Dead Caulerpa/Cyanobacteria Questions (5/21/04) Hello Crew, <Steve Allen today.> I have a 50 gal reef tank where I have been battling reoccurring plagues of Cyanobacteria. As of 2-3 weeks ago, I put a couple handfuls of Caulerpa into the tank, which started to do well. <Ugh. I know there is disagreement among the crew about the value of Caulerpa compared to other macroalgae. Caulerpa has some real pros, but I think all would agree that it should be in a refugium, not in the main tank. IME, it grows like a cancer in the main tank, with the potential to choke of all other algae and even corals.> 3 weeks ago it started to disintegrate. <The downside of Caulerpa.> My protein skimmer was producing a lot of smelly waste, about 1/2 to 1 cup a day. I removed as much of the dead Caulerpa as I could find. <Good> Apparently, much of the waste accumulated in between the rocks and the sand bed. <Yes> Lo and behold, the Cyanobacteria made an appearance and has not left. <Thriving on the byproducts of the decay.> Trying to get a handle on my problem, I have read a lot of info and performed a 15 gall water change with RO/DI water. I have come up with a plan to get this tank back on track and want to know if my course of action makes sense. The tank has 3-4" of Southdown sand, 96Watts of CF 50/50 and 96Watts of Actinic 03 all 1 months old, about 600 gal/hr circulation into a sump which is the source for a 2 1/2 ft high venturi PS built by myself, and about 20lbs LR and 15lbs of dead rock. No purple coralline has been able to grow in this tank, I believe due to high phosphates and low Ca levels. No corals are in the tank because of the cyan. Salt - Instant Ocean S.G. = 1.025 Alkalinity = 10dKH Nitrates = 10ppm Nitrites = 0ppm Ca - 120 !!! <Are you sure your kit is correct?> Mg = 1320 P = <.01ppm (Seems low but probably due to the test only measuring for inorganic Phosphate, while the organic Phosphate is taken up by the Cyano right? 4 fish = 1 Royal Gramma, 1 Azure Damsel, 1 Male and 1 Female Anthias I performed a water change of 15 gallons, cleaning under all the rocks, scrubbing them, and removing any traces of Cyano. Another change of 12 gallons was made 3 days later after siphoning any remaining Cyano. My plan is to first use Kalkwasser and SeaChem buffer to elevate the pH, Alkalinity, and all too low Ca levels. <Read carefully how to do this. Another good option is B-Ionic 2-Part supplement.> Could this have caused the Caulerpa to die off and thus release the organic phosphate? <Hard to say, Caulerpa can be touchy. If it crashes or goes sexual, it can wipe out your tank.> Meanwhile I will be keeping an eye on the skimmate from the PS to ensure it is operating optimally. I am hoping this will provide the proper water quality to re-introduce the Caulerpa for nutrient export. <I strongly recommend against putting Caulerpa in the tank. It's too risk. Much easier to tend and prune in a refugium. You should consider a CPR AquaFuge if no space is available in your sump. Personally, having experience with both, I'd say you're better off with Chaetomorpha. Mine grows like gangbusters in my 25" AquaFuge with 65W PC lights.> When should I reintroduce Caulerpa into the tank, water parameter speaking? <Refugium> Secondly, once the Caulerpa becomes established, start to change the LR with newer pieces to repopulate the microfauna diversity. <The stuff will completely cover your rocks & sand with a carpet of Caulerpa. It is a prolific marine weed, ivy-of-the-sea so to speak. It is useful if carefully tended in a refugium, but it's a big messy pain in the main.> At this point I hope to be in the position to start adding corals like I once did prior to starting over from a previous Cyano plague (different skimmer and bioload). Any advice you could give me would be greatly appreciated. Glenn Koenig <Buy and read Anthony Calfo & Bob Fenner's "Reef Invertebrates." It has a fantastic 100-page section on macroalgae and refugiums.>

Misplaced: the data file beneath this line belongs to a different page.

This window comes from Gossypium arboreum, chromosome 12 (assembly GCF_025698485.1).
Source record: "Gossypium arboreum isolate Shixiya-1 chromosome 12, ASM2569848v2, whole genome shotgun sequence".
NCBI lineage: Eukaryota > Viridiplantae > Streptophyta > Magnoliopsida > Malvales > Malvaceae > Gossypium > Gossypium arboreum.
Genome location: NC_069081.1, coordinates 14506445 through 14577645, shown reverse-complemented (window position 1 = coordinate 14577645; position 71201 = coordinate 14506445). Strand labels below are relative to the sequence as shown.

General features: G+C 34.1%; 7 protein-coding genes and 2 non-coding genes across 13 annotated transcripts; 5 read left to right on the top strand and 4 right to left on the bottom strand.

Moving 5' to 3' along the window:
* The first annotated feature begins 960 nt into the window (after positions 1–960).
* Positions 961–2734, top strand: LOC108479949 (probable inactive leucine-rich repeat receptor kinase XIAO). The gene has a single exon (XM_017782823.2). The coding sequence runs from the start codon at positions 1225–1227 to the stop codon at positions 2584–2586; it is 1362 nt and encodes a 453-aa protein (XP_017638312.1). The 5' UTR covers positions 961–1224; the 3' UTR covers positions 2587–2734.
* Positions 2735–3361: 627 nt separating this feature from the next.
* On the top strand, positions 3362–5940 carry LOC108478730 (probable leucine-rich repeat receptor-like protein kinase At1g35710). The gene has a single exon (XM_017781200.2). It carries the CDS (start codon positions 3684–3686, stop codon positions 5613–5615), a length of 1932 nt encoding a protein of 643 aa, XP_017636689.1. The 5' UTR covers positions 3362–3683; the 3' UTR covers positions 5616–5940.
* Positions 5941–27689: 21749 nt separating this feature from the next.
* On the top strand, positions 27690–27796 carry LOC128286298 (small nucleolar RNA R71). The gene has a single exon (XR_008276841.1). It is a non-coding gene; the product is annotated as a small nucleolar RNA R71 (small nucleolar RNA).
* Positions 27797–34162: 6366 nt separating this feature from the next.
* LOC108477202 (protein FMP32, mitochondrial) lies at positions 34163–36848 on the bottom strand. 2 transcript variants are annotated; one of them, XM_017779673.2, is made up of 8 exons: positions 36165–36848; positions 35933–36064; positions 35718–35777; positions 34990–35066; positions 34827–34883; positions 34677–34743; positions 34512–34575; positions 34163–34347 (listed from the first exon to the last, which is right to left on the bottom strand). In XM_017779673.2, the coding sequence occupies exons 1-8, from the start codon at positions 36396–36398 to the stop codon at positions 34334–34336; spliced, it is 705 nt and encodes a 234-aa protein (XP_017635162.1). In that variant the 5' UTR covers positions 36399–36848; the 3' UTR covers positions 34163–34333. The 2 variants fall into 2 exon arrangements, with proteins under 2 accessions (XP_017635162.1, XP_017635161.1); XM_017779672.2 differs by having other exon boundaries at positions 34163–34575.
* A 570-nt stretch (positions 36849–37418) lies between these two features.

Crab ID & Caulerpa Hi Bob. Firstly I would like to say how much I find your book helpful, it is one of the best books on the market. <agreed... WWM author Anthony Calfo> Now down to business. 1. Could you please identify the crab I have sent in an attachment,. It is about 1 inch across. <many such crabs are impossible to ID to the genus let alone species level for all but the Taxonomists. What you need to know is if it is safe or not. This crab by form and function that follows is clearly omnivorous leaning toward predatory. It may never cause a problem in your tank or it could begin nipping fish and coral tomorrow. As a rule... very few crabs are reef safe and larger clawed species like this may not even be safe with small fishes> 2. I discovered a few small snails the other day. They are grass green, both the snail and the shell. The shell is shaped like a scallop shell. At present they are about 1/4 inch long. <need a better description or pic, but do reference the shape of Stomatella species> 3.Tentacles keep appearing from the live rock. About 3 or 4 from the same crack. They are ringed (Black and light green) and about as thick as a piece of cotton. At present they are about 1 inch long. <many possibilities, but Ophiuroid starfish (baby brittles) commonly filter feed by sticking banded arms out into the currents> 4. I set up a plenum attacked to my main tank and placed some Caulerpa (Green looks like fern leaves about 3 inches long) in the tank, after about four weeks, the Caulerpa crashed. The water parameters are all fine, any possible idea what could have caused this? <Caulerpa is a miserable plant for refugiums for this and many other reasons. I would only recommend it in small quantities (any other macro instead please!). To answer your question... it likely had acclimation shock from the transplantation (too many broken branches sapped the cluster). Or it went sexual (a problem with larger colonies too that can kill your whole tank).> Many thanks Colin <best regards, Anthony>